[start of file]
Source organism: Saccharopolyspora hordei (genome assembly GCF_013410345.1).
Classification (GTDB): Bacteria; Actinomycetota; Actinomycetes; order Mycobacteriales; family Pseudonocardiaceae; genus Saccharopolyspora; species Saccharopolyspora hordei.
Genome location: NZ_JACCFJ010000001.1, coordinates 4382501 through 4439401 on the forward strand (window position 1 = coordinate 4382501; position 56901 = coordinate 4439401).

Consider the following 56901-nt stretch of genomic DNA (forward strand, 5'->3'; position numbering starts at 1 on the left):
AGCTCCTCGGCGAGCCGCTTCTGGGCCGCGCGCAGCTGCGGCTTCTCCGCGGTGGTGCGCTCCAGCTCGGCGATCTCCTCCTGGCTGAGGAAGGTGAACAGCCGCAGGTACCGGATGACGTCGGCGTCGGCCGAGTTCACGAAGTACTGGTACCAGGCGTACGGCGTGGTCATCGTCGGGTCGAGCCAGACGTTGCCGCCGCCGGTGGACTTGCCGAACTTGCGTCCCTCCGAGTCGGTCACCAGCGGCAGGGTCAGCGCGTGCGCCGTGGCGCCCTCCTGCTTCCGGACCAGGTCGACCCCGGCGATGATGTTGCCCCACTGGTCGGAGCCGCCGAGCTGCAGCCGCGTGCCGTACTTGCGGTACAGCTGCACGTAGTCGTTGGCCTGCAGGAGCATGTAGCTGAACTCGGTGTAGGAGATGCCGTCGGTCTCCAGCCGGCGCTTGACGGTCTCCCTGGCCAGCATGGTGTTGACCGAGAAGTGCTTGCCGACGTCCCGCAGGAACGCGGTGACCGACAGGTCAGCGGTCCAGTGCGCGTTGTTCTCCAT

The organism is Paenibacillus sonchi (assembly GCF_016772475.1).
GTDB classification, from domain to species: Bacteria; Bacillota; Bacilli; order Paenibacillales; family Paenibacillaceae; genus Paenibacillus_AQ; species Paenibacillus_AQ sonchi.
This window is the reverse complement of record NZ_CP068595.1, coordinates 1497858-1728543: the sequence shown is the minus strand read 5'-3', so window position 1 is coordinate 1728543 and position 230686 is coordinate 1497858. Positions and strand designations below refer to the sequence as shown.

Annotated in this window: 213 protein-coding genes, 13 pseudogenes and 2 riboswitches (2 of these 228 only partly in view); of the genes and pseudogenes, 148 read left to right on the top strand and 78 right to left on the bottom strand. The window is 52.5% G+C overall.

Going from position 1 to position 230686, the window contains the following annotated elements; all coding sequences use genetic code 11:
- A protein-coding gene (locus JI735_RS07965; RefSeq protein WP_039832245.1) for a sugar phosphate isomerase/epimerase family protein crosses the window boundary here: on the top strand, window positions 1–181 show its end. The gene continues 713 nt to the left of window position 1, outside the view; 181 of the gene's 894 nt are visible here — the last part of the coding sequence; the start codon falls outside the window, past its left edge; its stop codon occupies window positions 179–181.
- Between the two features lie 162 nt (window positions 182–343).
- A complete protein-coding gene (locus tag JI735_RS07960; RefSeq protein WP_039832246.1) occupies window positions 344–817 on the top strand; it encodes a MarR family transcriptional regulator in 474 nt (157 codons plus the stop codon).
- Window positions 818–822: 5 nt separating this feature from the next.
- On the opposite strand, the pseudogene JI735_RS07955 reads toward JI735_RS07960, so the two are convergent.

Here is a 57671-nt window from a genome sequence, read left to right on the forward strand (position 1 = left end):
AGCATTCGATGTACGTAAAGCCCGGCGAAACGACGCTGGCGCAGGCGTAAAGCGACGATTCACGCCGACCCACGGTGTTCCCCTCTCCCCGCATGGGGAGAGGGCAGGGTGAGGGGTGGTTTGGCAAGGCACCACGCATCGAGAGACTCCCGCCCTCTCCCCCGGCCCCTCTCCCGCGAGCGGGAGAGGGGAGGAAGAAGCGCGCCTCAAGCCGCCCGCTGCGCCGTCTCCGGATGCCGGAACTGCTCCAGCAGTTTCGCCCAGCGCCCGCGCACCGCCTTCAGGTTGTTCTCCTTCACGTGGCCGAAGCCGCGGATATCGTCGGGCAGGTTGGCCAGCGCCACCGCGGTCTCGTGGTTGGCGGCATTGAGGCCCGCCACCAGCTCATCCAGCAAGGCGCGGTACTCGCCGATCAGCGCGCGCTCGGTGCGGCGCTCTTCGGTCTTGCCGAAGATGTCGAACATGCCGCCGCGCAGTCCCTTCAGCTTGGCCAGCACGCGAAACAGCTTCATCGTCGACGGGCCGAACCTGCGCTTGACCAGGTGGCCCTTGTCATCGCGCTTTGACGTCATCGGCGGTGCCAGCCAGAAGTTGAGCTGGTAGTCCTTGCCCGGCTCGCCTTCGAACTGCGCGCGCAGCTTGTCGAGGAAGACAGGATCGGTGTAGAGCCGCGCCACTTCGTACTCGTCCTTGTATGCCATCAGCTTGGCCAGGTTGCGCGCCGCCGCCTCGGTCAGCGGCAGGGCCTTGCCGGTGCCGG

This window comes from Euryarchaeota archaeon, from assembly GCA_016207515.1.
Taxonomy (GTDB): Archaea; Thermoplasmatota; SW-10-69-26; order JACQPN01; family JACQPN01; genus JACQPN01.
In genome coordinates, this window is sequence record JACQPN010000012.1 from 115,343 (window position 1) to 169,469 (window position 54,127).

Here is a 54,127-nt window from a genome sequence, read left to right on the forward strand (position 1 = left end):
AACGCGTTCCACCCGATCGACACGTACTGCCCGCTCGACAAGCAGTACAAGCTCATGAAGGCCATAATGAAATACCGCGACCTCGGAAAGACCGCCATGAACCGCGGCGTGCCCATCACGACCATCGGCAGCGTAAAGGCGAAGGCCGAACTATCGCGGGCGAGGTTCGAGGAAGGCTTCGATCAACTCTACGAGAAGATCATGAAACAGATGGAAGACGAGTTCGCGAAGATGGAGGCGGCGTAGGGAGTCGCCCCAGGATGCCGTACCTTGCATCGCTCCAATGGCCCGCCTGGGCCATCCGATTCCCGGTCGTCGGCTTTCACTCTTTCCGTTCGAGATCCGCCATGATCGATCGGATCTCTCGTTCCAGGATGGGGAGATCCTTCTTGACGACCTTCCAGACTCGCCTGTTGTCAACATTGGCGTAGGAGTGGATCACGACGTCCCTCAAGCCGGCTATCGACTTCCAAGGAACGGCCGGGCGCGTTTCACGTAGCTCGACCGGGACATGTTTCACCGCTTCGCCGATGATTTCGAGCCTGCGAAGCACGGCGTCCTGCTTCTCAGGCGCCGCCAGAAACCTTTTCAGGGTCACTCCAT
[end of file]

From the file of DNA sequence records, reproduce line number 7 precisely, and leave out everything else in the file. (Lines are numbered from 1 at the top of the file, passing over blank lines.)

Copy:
GTDB classification, from domain to species: Bacteria; Bacillota; Bacilli; order Paenibacillales; family Paenibacillaceae; genus Paenibacillus_AQ; species Paenibacillus_AQ sonchi.